This series consists of talks in the area of Foundations of Quantum Theory. Seminar and group meetings will alternate.
A proposal is made for a fundamental theory, in which the history of the universe is constituted of views of itself. Views are attributes of events, and the theory's only be-ables; they comprise information about energy and momentum transferred to an event from its causal past.
Using a process-theoretic formalism, we introduce the notion of a causal-inferential theory: a triple consisting of a theory of causal influences, a theory of inferences (of both the Boolean and Bayesian varieties), and a specification of how these interact. Recasting the notions of operational and realist theories in this mold clarifies what a realist account of an experiment offers beyond an operational account.
The compatibility-hypergraph approach to contextuality (CA) and the contextuality-by-default approach (CbD) are usually presented as products of entirely different views on how physical measurements and measurement contexts should be understood: the latter is based on the idea that a physical measurement has to be seen by a collection of random variables, one for each context containing that measurement, while the imposition of the non-disturbance condition as a physical requirement in the former precludes such interpretation of measurements.
To analyze the performance of adaptive measurement protocols for the detection and quanti cation of state resources, we introduce the framework of quantum preparation games. A preparation game is a task whereby a player sequentially sends a number of quantum states to a referee, who probes each of them and announces the measurement result. The measurement setting at each round, as well as the final score of the game, are decided by the referee based on the past history of settings and measurement outcomes.
A standard approach to quantifying resources is to determine which operations on the resources are freely available and to deduce the ordering relation among the resources that these operations induce. If the resource of interest is the nonclassicality of the correlations embodied in a quantum state, that is, entanglement, then it is typically presumed that the appropriate choice of free operations is local operations and classical communication (LOCC).
Defining a generic quantum system requires, together with a Hilbert space and a Hamiltonian, the introduction of an algebra of observables, or equivalently a tensor product structure. Assuming a background time variable, Cotler, Penington and Ranard showed that the Hamiltonian selects an almost-unique tensor product structure. This result has been advocated by Carrol and collaborators as supporting the Everettian interpretation of quantum mechanics and providing a pivotal tool for quantum gravity.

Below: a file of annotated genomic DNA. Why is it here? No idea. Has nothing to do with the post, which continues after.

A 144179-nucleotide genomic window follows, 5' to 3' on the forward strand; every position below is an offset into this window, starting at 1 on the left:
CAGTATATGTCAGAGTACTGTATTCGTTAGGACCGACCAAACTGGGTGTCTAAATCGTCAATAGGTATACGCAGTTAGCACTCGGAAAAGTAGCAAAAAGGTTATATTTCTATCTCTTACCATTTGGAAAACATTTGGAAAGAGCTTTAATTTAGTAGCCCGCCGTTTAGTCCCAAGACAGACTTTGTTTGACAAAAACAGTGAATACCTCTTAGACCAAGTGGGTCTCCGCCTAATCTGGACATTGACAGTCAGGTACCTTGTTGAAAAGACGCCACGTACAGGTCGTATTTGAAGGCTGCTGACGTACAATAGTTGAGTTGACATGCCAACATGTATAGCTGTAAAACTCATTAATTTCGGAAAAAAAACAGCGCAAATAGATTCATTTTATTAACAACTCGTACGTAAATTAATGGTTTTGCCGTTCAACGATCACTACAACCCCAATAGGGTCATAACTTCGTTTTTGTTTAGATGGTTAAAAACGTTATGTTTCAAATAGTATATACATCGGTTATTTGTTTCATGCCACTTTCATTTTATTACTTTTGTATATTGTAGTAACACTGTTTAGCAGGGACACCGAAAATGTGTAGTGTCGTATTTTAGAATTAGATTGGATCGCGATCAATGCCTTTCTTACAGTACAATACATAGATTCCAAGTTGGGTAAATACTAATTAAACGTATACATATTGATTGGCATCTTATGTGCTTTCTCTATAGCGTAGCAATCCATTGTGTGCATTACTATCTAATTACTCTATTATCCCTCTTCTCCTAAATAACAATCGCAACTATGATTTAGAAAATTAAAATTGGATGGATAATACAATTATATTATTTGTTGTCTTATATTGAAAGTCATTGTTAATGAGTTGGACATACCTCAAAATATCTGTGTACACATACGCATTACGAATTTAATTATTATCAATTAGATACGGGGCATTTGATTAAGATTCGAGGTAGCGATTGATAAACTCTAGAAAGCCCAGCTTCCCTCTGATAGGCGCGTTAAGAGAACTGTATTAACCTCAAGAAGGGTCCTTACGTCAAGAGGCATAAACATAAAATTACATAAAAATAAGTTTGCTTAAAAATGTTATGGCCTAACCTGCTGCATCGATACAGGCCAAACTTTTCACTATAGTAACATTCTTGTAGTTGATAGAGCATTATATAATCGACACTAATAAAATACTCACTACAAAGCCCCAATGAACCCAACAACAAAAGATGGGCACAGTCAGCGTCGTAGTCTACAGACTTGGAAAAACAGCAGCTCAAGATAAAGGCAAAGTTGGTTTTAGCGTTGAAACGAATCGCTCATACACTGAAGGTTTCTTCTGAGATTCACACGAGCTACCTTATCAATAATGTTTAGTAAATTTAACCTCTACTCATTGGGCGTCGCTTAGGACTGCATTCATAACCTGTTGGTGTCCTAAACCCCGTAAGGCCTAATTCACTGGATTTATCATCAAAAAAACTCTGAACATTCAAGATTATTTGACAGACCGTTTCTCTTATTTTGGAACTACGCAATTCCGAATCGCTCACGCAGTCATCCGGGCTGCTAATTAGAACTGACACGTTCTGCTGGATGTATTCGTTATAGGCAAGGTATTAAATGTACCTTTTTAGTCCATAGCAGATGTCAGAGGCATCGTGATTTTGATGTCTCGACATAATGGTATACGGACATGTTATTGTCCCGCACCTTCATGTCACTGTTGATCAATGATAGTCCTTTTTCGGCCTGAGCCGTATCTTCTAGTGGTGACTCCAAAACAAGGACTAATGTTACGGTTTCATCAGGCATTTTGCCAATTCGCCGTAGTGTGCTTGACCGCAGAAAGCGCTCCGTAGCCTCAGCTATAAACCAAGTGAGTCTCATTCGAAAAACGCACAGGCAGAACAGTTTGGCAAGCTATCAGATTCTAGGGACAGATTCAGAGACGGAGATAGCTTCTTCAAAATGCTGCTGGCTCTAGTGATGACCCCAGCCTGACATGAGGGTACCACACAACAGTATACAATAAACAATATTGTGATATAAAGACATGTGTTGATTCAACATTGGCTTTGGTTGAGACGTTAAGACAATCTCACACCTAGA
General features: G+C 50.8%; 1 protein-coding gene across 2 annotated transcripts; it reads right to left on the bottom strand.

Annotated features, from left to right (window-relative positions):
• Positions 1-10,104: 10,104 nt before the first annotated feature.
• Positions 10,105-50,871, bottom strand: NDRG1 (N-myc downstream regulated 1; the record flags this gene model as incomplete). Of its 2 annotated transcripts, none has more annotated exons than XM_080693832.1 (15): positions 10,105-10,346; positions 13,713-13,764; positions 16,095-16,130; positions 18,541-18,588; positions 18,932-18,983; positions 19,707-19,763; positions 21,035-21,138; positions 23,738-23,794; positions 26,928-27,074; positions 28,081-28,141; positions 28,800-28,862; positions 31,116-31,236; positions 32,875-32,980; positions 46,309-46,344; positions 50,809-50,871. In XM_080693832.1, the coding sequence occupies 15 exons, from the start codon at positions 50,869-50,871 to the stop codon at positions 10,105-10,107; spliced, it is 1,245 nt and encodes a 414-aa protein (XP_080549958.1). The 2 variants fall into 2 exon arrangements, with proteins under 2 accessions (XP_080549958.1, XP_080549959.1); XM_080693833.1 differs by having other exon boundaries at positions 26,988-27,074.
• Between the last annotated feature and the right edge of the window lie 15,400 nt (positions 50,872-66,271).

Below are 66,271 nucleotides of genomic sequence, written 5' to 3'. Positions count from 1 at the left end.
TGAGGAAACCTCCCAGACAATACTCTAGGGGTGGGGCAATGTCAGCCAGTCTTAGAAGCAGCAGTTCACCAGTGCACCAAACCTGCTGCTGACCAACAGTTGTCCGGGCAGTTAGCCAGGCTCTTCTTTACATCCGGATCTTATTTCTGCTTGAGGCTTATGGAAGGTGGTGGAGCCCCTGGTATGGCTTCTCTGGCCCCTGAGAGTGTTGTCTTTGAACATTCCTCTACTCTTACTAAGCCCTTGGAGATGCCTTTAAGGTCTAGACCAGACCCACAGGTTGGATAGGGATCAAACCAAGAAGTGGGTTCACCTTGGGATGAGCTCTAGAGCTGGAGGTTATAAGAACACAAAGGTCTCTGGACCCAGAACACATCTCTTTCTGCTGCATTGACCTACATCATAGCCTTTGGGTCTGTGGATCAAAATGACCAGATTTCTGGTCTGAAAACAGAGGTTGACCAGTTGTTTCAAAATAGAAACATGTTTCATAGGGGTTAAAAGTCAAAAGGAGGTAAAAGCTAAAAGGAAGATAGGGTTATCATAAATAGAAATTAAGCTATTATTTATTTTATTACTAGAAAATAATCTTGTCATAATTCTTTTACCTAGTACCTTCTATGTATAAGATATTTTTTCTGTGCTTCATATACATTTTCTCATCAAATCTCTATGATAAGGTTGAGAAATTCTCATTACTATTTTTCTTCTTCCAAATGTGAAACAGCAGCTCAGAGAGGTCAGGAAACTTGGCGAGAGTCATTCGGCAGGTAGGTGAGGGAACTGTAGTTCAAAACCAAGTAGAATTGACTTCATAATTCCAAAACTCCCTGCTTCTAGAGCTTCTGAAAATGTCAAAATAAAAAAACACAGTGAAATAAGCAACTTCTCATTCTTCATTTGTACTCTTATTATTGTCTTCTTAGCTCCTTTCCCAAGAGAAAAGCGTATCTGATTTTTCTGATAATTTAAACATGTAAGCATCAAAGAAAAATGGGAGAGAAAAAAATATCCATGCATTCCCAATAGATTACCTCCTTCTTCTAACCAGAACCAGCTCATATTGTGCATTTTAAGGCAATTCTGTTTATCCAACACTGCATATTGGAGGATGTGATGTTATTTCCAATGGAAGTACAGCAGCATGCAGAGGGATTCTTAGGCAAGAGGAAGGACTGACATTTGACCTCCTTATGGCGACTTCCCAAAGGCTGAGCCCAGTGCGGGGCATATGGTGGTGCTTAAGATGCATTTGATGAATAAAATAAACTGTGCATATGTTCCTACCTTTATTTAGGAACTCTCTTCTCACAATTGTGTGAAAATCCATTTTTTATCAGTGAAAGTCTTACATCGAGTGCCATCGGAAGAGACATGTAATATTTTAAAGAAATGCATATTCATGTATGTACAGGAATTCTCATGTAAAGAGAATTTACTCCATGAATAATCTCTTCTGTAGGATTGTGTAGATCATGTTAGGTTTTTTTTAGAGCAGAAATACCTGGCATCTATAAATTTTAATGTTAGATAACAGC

Causal reasoning is vital for effective reasoning in science and medicine. In medical diagnosis, for example, a doctor aims to explain a patient’s symptoms by determining the diseases causing them. This is because causal relations---unlike correlations---allow one to reason about the consequences of possible treatments. However, all previous approaches to machine-learning assisted diagnosis, including deep learning and model-based Bayesian approaches, learn by association and do not distinguish correlation from causation.
A superoscillatory function is a bandlimited function that, on some interval, oscillates faster than the highest frequency component shown in the function's Fourier transform. Superoscillations can be arbitrarily fast and of arbitrarily long duration but come at the expense of requiring a correspondingly large dynamic range. I will review how superoscillatory wave forms can be constructed and I will discuss the unusual behavior of wave functions that superoscillate. For example, they can describe particles that automatically strongly accelerate when passing through a slit.
We consider a consistent theory of classical systems coupled to quantum ones. The dynamics is linear in the density matrix, completely positive and trace-preserving. We apply this to construct a theory of classical gravity coupled to quantum field theory. The theory doesn't suffer the pathologies of semi-classical gravity and reduces to Einstein's equations in the appropriate limit.
Can a relativistic quantum field theory be consistently described as a theory of localizable particles? There are many well-known obstructions to such a description. Here, we trace exactly how such obstructions arise in the regime between nonrelativistic quantum mechanics and relativistic quantum field theory. Perhaps unexpectedly, we find that in the nonrelativistic limit of QFT, there are persisting issues with the localizability of particle states.